1 – There’s another kind of March Madness.
The 14th annual Recyclemania tournament began this month. It pits colleges and universities against each other, competing to reduce, reuse and recycle.
The competition goes for eight weeks, running concurrently with the NCAA basketball tournament in March.
This year, students, faculty and staff at more than 461 schools are participating in all 50 states, the District of Columbia and Canada, according to organizers.
Participating schools in Michigan include Central Michigan University in Mount Pleasant. As of Thursday morning, CMU was ranked 35th in the Competition Division, out of 86 schools.
Schools compete in any of 11 categories targeting commonly recycled or composted materials such as paper and paper-based packaging, aluminum, plastics bottles, electronics and food organics.
Ranking are published online, to allow schools to track their progress and standings against rival colleges.
Last year, 91 million pounds of recyclables and organic materials were recovered during the event.
For more information, see Recyclemania.org.
Asian carp recycling? Credit: LouisvilleUSACE and StockMonkeys.com.
2 – If we want to eat our way out of the Asian carp crisis, they’re not all that bad.
Researchers at the Prairie Research Institute in Illinois have found that overall, concentrations of arsenic, selenium, and mercury in bighead and silver carp from the lower Illinois River do not appear to be a health concern for a majority of human consumers.
Results of the study have been published in the journal Chemosphere.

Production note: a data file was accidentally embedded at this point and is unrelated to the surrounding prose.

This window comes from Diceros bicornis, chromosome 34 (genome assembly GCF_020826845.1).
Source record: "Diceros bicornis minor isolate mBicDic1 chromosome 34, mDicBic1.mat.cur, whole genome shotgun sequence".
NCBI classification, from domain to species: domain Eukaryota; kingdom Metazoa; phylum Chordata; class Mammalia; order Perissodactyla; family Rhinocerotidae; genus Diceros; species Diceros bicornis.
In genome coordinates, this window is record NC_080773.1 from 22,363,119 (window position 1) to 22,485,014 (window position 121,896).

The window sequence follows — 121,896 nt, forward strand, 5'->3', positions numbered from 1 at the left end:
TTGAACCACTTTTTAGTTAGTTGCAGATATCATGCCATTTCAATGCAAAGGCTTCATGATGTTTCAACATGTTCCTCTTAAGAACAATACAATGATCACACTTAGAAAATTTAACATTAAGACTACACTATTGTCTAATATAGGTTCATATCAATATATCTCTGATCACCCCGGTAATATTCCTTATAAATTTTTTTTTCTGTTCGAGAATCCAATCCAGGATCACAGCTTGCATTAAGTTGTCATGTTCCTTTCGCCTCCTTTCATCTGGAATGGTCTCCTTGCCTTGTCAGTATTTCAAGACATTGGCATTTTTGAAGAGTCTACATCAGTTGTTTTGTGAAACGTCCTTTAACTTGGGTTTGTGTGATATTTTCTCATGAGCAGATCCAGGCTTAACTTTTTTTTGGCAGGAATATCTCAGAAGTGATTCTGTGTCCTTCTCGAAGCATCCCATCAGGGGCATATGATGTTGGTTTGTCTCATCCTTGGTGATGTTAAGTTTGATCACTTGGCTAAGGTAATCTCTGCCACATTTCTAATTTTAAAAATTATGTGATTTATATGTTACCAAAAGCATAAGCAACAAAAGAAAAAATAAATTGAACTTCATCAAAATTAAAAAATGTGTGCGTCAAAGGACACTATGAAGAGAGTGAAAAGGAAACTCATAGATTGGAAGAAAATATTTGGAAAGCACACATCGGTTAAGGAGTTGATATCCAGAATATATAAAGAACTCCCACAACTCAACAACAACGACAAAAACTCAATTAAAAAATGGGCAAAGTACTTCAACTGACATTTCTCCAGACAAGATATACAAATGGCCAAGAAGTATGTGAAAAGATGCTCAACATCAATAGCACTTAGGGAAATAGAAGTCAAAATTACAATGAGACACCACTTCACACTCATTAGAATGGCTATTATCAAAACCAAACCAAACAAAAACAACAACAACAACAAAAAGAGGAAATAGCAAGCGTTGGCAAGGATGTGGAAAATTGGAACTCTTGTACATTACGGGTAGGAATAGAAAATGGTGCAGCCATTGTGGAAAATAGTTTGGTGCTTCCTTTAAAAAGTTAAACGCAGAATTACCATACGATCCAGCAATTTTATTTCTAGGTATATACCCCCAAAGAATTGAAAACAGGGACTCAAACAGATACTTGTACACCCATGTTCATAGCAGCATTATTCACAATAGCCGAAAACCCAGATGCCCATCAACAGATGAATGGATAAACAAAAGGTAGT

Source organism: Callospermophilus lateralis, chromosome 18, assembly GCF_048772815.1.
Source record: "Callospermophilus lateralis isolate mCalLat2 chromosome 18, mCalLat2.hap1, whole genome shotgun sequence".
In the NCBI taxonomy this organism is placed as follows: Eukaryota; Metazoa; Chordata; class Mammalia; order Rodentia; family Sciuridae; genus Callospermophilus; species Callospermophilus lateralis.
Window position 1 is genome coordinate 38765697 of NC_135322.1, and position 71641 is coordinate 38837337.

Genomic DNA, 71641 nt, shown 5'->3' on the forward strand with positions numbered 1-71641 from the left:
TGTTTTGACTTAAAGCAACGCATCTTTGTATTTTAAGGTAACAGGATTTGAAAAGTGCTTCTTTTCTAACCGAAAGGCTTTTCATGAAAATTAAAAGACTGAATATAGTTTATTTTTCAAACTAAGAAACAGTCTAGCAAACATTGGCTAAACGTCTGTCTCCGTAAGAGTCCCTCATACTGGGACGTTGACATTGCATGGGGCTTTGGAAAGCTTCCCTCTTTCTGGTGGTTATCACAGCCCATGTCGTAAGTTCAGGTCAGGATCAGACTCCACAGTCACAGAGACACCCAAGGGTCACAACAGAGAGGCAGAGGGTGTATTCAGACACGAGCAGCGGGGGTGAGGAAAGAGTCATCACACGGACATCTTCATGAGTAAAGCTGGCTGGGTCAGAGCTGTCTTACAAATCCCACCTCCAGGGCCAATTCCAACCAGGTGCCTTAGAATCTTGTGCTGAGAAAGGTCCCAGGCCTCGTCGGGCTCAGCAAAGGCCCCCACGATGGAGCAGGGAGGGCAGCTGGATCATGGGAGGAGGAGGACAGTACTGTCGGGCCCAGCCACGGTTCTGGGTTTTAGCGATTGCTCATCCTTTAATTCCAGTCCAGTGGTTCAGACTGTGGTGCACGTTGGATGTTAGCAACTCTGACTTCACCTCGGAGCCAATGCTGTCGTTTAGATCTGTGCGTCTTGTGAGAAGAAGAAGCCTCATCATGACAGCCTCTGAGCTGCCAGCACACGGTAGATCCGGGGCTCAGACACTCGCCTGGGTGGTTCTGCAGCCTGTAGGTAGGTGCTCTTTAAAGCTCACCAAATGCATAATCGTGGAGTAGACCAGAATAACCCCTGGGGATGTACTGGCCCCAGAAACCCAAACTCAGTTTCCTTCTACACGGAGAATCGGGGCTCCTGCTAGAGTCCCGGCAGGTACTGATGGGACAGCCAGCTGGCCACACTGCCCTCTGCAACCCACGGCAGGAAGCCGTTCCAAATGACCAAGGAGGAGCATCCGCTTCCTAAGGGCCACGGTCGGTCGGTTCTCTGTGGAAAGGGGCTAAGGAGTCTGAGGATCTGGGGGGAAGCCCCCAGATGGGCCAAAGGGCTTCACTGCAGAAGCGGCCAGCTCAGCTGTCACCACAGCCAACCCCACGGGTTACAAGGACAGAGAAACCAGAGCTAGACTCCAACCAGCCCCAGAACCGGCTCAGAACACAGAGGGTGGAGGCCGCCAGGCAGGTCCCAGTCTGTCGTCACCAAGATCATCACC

Asian carp impact the ecosystem and fishing industry by out-competing native fish for resources.
Commercial harvest of bighead and silver Asian carp has been proposed to help contain the spread of the highly invasive fish, which are already in the Illinois River, which is connected to the Great Lakes via the Chicago Waterway System.
Researchers say the average mercury concentration in fillets of fish they studied was below U.S. screening values for recreational anglers. Overall, investigators say the carp are low in mercury in comparison to many other commercially available fish.
Arsenic and selenium concentrations in bighead and silver carp fillets examined also didn’t pose a risk to human consumers. MMM MMM Good.
3 – Speaking of Asian carp, another study says placing dam-like structures in Chicago waterways would be an almost foolproof method of preventing the fish from reaching Lake Michigan.
According to the research, physically separating the lake from the Mississippi River watershed would prevent 95-100 percent of Asian carp incursions, while an electric barrier system would have a success rate of 85-95 percent. Using a combination of sounds, bubbles and strobe lights could prevent 75-95 percent of Asian carp from entering Lake Michigan.
The study was conducted by the University of Notre Dame, the U.S. Forest Service and Resources for the Future, an independent research institution. Their conclusions were based on a survey of experts.
The news follows the January release of a U.S. Army Corps of Engineers report to Congress, which outlined eight possible scenarios for preventing Asian carp passage through the Chicago area waterway system.
– Mr. Great Lakes, as heard at 9 a.m. Fridays in Bay City, Michigan, on Delta College Q-90.1 FM NPR.